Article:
Albany city and school district officials are working together on a project to set up a secure radio channel for the two agencies to communicate in an emergency.
The city is applying for a grant through the United States Department of Homeland Security to pay for radios, antennas and other equipment to make the channel work. The application is due Jan. 19 and the city should hear back sometime late this fall.
Chuck Perino, emergency manager for the city of Albany, said the city probably will apply for about $100,000, although he's waiting for a firmer estimate from a wireless communication company before fine-tuning the request.
If the grant is received, the plan is to set up two-way communication between the city and the school district that can be used if phones and computers are down.
The idea is that if an earthquake, flood, chemical spill or other emergency cuts off communications in town, the city and school district can talk together about how each side might be able to help the other: providing buses for evacuation, say, or buildings for shelter.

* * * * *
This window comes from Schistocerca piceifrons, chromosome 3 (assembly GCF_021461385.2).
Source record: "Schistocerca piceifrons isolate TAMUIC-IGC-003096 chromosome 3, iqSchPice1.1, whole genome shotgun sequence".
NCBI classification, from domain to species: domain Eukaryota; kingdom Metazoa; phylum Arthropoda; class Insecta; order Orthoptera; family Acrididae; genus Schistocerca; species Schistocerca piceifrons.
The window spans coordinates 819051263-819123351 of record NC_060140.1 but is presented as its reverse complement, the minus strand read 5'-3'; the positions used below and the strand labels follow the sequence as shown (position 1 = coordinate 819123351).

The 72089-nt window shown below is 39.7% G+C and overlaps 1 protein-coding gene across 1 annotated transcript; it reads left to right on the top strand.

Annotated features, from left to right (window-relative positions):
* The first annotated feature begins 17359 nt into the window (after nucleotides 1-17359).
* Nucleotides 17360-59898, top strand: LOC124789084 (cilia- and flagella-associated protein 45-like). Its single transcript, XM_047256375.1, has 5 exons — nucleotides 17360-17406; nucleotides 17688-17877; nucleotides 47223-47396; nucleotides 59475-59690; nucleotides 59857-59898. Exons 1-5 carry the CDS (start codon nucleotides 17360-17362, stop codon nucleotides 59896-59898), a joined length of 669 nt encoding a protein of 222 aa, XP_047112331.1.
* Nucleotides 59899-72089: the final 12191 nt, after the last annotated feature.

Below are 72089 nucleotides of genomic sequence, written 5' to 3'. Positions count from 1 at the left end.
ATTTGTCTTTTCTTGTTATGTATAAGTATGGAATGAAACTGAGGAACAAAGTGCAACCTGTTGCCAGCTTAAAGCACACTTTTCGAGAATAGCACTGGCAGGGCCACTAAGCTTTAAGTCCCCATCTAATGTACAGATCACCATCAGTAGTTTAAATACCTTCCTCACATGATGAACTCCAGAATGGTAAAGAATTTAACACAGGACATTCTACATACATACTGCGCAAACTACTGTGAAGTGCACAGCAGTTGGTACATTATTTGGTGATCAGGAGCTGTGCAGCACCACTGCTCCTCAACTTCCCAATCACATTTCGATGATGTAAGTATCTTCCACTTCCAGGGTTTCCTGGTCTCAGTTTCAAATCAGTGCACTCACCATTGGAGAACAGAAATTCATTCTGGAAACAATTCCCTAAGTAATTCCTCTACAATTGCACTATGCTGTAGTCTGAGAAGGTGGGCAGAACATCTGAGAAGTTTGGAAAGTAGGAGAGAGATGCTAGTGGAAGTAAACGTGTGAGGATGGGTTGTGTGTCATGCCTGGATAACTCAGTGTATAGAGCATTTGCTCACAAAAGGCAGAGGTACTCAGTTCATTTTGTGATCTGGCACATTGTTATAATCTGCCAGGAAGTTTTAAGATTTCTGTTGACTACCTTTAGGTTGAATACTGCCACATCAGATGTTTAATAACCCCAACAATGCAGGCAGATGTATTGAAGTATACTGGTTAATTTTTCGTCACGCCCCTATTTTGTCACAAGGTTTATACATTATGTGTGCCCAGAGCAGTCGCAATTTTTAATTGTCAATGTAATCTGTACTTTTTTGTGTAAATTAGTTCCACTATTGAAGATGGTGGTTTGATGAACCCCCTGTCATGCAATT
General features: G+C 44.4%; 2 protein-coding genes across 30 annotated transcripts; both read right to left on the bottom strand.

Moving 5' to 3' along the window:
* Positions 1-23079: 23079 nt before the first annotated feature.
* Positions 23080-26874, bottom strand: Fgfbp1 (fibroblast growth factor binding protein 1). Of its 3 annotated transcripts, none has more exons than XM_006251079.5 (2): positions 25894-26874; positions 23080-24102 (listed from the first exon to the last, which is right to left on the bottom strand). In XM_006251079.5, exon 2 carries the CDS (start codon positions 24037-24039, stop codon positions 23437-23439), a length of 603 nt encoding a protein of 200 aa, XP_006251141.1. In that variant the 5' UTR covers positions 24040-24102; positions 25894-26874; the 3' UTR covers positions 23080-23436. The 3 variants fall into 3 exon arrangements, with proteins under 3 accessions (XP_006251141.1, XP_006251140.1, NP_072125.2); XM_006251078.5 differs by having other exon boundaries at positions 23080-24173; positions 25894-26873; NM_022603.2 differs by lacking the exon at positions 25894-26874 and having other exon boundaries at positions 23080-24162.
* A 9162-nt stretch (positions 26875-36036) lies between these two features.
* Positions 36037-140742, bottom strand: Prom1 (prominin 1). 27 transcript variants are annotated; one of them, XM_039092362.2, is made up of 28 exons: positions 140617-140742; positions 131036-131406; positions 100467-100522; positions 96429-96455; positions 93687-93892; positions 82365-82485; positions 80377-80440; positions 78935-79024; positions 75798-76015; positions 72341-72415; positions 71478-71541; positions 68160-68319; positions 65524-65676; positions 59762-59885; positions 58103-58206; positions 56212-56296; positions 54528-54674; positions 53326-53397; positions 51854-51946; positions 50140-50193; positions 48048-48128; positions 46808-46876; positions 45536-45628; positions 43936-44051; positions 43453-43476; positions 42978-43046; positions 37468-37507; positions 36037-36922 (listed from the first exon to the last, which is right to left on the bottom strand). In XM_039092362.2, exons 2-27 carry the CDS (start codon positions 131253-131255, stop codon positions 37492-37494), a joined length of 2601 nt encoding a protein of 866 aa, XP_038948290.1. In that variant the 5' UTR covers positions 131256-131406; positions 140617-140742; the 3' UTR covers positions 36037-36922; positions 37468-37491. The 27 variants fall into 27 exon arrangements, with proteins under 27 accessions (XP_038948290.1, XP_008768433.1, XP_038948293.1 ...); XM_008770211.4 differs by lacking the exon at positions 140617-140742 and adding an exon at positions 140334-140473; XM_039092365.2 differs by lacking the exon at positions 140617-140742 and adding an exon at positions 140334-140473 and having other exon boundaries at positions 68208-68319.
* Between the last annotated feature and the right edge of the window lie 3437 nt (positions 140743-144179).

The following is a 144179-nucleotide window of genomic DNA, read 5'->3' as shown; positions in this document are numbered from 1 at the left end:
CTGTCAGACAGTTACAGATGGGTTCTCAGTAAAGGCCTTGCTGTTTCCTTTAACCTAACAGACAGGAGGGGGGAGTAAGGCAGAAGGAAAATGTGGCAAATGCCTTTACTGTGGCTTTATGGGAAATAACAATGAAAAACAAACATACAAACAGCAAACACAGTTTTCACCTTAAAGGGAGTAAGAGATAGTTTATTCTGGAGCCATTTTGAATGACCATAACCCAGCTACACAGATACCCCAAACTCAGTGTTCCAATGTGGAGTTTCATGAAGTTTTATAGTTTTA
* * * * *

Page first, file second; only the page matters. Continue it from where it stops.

Perino said if the grant is received, "We can start shopping for equipment and do planning for installing and setting up training for school district officials."
Antennas would be placed on top of each of the district's 26 buildings and a repeater location will be established on city property in North Albany — Perino did not have the exact location.
Radios would be placed in all 26 schools, with a base station and handheld portables for communication with the city on a secure channel, he said.
Greater Albany currently has some 9,500 students enrolled, about another 1,000 people working as teachers and staff, and several dozen parents and volunteers at the schools at any given time, Superintendent Jim Golden said. That's about a fifth of the city's total population, so it makes sense to prepare staging areas for the rest of the community using school district resources.
Linn County tried several years ago to put a similar system in place to improve communication between law enforcement agencies, but it failed for lack of funding.
Perino said if the grant isn't received, it's possible the two agencies will try again next year.
"My thinking is if for whatever reason, if we're not selected, we'd learn from our mistake and add to that again," he said.